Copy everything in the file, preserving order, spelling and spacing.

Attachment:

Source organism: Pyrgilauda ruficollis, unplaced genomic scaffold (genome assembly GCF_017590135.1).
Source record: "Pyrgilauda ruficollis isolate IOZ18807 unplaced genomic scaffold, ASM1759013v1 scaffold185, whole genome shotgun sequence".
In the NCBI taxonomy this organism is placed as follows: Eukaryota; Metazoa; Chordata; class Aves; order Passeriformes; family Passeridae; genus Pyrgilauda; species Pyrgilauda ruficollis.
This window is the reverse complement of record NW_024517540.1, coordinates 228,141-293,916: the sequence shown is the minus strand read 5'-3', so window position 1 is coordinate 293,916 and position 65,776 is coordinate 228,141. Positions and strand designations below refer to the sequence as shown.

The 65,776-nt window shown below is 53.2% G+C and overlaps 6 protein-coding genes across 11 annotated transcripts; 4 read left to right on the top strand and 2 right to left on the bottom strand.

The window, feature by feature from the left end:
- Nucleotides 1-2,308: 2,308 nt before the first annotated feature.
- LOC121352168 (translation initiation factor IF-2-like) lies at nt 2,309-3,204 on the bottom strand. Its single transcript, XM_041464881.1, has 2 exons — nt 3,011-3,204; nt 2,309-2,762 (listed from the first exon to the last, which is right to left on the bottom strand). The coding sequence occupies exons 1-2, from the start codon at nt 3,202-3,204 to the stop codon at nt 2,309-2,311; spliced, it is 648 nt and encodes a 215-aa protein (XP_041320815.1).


Source organism: Pyrgilauda ruficollis, unplaced genomic scaffold (genome assembly GCF_017590135.1).
Source record: "Pyrgilauda ruficollis isolate IOZ18807 unplaced genomic scaffold, ASM1759013v1 scaffold185, whole genome shotgun sequence".
In the NCBI taxonomy this organism is placed as follows: Eukaryota; Metazoa; Chordata; class Aves; order Passeriformes; family Passeridae; genus Pyrgilauda; species Pyrgilauda ruficollis.
This window is the reverse complement of record NW_024517540.1, coordinates 228,141-293,916: the sequence shown is the minus strand read 5'-3', so window position 1 is coordinate 293,916 and position 65,776 is coordinate 228,141. Positions and strand designations below refer to the sequence as shown.

The 65,776-nt window shown below is 53.2% G+C and overlaps 6 protein-coding genes across 11 annotated transcripts; 4 read left to right on the top strand and 2 right to left on the bottom strand.

The window, feature by feature from the left end:
- Nucleotides 1-2,308: 2,308 nt before the first annotated feature.
- LOC121352168 (translation initiation factor IF-2-like) lies at nt 2,309-3,204 on the bottom strand. Its single transcript, XM_041464881.1, has 2 exons — nt 3,011-3,204; nt 2,309-2,762 (listed from the first exon to the last, which is right to left on the bottom strand). The coding sequence occupies exons 1-2, from the start codon at nt 3,202-3,204 to the stop codon at nt 2,309-2,311; spliced, it is 648 nt and encodes a 215-aa protein (XP_041320815.1).